“Through you I have come to know how the consummation, the resurrection, the judgment, the second coming of Christ are free of lies and deception.
“Through you I have come to know that the kingdom in heaven and the unending blessedness of the saints is without mixture and without end.
“Through you I have come to know that Hell, the fire, the river of flame, the terrors and punishments and tortures in Death are boundless and impartial. The author uses distinctly classical terms here. “Hell” is “Tartaros,” “river of flame” is “Pyriphlegethon,” one of the rivers of the Underworld in classical literature (see Odyssey 10.513, where it is mentioned with the more famous Styx), and “Death” is “Hades.”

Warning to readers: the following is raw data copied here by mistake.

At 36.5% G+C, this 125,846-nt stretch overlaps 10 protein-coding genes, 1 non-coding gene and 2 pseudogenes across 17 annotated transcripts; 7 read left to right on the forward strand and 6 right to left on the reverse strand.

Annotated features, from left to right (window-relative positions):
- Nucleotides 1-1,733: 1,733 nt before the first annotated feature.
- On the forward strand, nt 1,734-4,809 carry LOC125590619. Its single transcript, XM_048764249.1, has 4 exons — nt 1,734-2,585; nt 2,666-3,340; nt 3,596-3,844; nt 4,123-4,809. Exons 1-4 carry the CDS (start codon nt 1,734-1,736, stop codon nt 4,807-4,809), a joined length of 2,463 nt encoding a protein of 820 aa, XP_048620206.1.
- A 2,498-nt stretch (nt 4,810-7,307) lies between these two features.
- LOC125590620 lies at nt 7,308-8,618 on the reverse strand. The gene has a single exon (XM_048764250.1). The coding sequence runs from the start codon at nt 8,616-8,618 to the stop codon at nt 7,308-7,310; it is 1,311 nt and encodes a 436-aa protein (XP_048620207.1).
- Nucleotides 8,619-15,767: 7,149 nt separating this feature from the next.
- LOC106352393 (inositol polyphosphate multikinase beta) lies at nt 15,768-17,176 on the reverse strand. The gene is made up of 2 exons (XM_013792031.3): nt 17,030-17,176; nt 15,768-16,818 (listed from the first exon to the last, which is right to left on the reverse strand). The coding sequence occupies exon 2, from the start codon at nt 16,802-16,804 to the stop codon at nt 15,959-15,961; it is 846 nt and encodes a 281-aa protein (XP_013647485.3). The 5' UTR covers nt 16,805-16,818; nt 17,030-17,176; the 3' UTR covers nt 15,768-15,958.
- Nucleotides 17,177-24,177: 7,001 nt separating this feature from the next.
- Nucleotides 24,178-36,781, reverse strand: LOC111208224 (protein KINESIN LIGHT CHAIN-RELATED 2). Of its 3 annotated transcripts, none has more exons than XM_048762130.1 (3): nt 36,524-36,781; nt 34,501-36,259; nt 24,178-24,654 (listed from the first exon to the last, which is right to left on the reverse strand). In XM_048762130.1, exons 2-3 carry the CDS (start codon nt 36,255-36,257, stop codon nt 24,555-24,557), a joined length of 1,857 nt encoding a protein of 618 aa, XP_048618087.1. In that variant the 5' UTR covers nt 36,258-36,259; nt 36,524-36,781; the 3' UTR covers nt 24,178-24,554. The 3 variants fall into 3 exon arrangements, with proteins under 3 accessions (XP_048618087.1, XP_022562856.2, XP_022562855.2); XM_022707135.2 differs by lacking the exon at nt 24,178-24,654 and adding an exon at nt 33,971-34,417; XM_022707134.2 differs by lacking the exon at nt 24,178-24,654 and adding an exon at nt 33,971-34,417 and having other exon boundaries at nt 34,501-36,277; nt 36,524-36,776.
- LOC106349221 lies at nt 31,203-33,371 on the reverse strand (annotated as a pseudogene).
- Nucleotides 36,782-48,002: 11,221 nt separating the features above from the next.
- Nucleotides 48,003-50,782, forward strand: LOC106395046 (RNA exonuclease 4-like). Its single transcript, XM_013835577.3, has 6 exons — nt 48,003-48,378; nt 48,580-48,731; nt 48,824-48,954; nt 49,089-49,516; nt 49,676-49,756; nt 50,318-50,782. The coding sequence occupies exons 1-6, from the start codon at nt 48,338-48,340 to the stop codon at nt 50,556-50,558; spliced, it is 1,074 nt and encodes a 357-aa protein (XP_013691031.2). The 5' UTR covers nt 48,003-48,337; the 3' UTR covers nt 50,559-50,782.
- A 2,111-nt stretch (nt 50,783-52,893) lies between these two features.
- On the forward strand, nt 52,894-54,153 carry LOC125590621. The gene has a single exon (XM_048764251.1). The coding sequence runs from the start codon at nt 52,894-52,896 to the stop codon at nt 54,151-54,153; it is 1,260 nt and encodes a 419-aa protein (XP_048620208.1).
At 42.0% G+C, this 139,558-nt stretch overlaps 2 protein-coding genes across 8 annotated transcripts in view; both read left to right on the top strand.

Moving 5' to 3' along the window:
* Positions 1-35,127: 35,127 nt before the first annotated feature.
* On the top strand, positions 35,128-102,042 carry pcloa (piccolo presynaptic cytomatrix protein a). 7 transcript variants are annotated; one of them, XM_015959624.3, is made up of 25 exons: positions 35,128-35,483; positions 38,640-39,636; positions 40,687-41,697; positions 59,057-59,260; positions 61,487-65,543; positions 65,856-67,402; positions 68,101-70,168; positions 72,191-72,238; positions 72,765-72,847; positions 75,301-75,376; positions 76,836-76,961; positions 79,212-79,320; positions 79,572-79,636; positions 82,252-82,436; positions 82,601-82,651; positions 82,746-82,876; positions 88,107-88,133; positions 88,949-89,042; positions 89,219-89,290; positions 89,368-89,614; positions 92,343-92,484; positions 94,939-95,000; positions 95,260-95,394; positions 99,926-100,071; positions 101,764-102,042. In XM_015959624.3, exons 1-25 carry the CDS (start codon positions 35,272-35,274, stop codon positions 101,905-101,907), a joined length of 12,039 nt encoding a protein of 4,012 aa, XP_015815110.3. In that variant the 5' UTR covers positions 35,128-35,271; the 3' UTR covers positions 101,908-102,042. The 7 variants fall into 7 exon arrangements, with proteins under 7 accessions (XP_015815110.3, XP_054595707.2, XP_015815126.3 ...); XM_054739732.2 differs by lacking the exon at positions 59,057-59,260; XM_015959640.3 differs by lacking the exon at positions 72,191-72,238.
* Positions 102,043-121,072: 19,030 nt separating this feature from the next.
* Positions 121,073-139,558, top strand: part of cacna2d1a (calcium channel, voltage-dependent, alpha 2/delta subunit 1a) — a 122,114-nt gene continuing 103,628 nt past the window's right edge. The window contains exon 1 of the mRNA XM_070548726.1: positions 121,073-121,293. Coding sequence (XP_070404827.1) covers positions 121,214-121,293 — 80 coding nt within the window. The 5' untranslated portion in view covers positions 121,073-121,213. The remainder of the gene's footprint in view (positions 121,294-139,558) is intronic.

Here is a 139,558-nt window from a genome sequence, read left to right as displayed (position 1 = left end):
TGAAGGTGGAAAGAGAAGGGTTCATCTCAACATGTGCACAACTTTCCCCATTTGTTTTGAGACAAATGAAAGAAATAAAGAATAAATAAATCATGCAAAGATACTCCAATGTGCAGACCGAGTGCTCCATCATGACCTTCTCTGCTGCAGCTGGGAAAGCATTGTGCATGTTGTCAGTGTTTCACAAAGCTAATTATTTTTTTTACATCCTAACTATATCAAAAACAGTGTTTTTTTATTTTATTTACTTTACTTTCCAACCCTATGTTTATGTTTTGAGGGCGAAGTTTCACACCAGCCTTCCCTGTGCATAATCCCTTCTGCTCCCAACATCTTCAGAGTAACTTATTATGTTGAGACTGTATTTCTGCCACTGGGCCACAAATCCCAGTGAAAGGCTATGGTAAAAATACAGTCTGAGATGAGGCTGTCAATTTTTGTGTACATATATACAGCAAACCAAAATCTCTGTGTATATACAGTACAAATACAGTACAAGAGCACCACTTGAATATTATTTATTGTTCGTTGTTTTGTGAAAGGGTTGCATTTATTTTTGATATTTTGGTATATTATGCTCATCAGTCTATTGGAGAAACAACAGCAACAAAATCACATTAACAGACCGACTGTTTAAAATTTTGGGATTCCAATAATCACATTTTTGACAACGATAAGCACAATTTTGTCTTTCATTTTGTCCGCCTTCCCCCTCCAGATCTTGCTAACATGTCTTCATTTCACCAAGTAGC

“Through you I have come to know the delight of Paradise, the rest free from toil, the banquet free from effort that sets itself.
“Through you I have come to know the grace and power of the divine washing and baptism by word and experience.
“Through you I have learned the grace of chastity and virginity.
“Through you I have learned the usefulness of abstinence and perseverance.
“Through you I have learned the profit of prayer, of fasting, of charity.
“Through you I have learned about the crowns reserved for the sufferings on behalf of Christ and because of Christ, and the struggles and pains and, quite simply, the prizes and rewards of complete piety and a way of life according to Christ reserved for those who love him.